I underwent a LASIK procedure on January 11 this year. The reason why I didn’t write about it sooner is because…. my eyes did not become perfect. 🙁 They improved to a certain level so that I don’t require glasses or contact lens anymore but it wasn’t 20/20. When I drive I still cannot see road signs that are further away.
I waited six months which is by when most eyes would stabilize but mine remained the same. In fact I don’t know I think it got slightly worse. I panicked and called my doctor and we realized that… exactly a week after I did Lasik… I got pregnant wtf.
And pregnancy can really mess with your vision! Fluctuating hormones, as well as fluid retention, and blood circulation can all affect your eyes and your eyesight during pregnancy.
Women who are pregnant or nursing may experience a fluctuation in their vision and would most likely be left with an over-correction or an under-correction after LASIK eye surgery. (source)
So I guess this is a major reason why my eyes never adjusted back to perfect. After I have Fighter and finish breast feeding, I plan to go back and see what can be done though.
I’ve decided to blog about my experience anyway for those who are considering the procedure!
Actually months before my wedding last year, I was contacted by Vista Eye Specialist clinic at the Curve. They approached me about undergoing Lasik before my big day, so I’d have the convenience of not having to worry about contact lenses on our big day.
But because I was mildly addicted to contact lenses and couldn’t imagine not wearing my enlarging lens during the wedding, I decided to delay the procedure wtf.
I also wanted to take time to really think about it la. Before this I had never considered getting Lasik cos I rarely have problems with contacts. I’m also very insecure about the size of my irises wtf so I actually like wearing enlarging lens everyday.
I was also quite fearful of anything going wrong. One chance only wor anything goes wrong how to fix!
So I did a lot of reading and research on it. The stats are that nobody has gone blind from Lasik before la. I thought with my luck I might be the first WTF but it was minimal enough a risk for me.
Also I thought when I got older I’d be less likely to wear enlarging contacts (or contacts even wtf) so I thought I might as well take the chance to get Lasik done now.
Thus started a whole barrage of tests and consultations with the surgeon. I’m sure other clinics are like that too, but my experience was that Vista was very thorough in conducting various tests so that they could be certain I (and my eyes) was a good candidate for Lasik. Because I was also initially very hesitant and kept vacillating and coming back to talk to the doctor and advisors repeatedly, we ended up delaying it like seven months hahaha. But they were very patient and answered the same questions over and over again.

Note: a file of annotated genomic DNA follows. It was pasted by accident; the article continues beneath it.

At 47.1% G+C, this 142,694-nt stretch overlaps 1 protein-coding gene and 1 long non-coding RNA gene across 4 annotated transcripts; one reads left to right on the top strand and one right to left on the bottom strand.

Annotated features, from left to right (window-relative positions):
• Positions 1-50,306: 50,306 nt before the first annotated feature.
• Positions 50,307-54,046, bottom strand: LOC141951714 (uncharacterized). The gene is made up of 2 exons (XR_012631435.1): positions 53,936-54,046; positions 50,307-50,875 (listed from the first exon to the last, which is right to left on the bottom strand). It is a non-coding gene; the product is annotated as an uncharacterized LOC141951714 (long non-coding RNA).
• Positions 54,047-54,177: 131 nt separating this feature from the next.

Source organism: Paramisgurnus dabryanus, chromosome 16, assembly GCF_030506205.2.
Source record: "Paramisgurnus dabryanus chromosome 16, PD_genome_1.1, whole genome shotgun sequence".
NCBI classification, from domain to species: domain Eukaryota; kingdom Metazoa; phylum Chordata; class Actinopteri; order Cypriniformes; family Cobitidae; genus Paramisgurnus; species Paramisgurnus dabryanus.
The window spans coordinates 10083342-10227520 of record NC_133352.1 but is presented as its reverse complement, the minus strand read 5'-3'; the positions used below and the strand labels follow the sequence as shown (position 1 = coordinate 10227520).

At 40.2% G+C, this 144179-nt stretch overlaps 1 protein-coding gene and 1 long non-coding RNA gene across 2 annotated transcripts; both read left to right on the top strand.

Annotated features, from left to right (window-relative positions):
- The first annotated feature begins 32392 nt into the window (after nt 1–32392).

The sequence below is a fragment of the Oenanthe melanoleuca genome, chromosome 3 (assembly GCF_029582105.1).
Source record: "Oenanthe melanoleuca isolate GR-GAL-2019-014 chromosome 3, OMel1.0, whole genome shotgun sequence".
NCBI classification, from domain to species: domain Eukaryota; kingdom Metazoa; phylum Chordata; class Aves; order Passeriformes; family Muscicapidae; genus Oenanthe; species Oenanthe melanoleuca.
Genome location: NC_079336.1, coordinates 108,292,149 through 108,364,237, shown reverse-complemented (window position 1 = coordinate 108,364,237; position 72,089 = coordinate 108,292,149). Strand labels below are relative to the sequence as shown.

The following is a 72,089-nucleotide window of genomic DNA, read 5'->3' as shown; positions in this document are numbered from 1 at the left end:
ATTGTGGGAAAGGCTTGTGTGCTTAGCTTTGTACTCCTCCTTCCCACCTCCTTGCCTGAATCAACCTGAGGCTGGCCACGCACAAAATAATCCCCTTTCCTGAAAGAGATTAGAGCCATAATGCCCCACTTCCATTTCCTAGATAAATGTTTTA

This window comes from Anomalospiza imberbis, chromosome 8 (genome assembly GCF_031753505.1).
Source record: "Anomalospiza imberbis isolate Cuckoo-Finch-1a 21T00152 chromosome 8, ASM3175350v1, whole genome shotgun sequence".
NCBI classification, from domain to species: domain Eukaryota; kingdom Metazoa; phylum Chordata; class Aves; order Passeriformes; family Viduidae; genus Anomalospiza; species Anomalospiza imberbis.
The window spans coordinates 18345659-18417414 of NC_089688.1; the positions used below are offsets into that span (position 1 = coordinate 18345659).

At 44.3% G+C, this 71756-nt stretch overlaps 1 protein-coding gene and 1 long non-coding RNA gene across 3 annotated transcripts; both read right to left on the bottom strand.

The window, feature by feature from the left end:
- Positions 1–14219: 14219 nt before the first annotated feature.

Before I did the tests though, I had to lay off my contact lens and wear glasses for 14 days.
This was the hardest part for me!!! Not to say I super celeb la but because of blogging I invariable had events to attend or shoots to do. How to do shoot with glasses hahahaha. After delaying for another few months I finally managed to clear schedule for two weeks and stayed off lenses.
The tests that I had to do, besides checking on my exact level of shortsightedness, astigmatism and night glare, checked stuff like the thickness of my cornea, eyeball pressure and moisture level of my eyes.
Then on the day before the surgery, I had to go for another round of the same tests! This is to make sure nothing had changed in my eyes since then which would affect the Lasik configuration and results.
As luck would have it………. suddenly the day before the surgery….my eyeball pressure registered higher than normal which could be a sign of glaucoma FML. So instead of proceeding with surgery Vista was very cautious and I ended up spending the entire next day at the clinic doing an eyeball pressure test every hour FML. The pressure of the liquid in the eyeball actually fluctuates during the day so we had to track it hourly to check if it suddenly spiked or remained constantly high.
Turned out everything was ok. -_- Suay max I always have these kinda false scares one.
Anyway we rescheduled the surgery. And again, the day before I had to do the tests again to confirm everything was ok before proceeding.
This time I took pictures!
One of the tests!
I also had a detailed “mapping” called iDesign done on my eyes to determine what needed to be corrected and how the laser would do it.
Then because it’s a surgery, we had to suit up wtf. You obviously can’t wear makeup (especially eye makeup) and they made me wash my face right before I entered surgery too!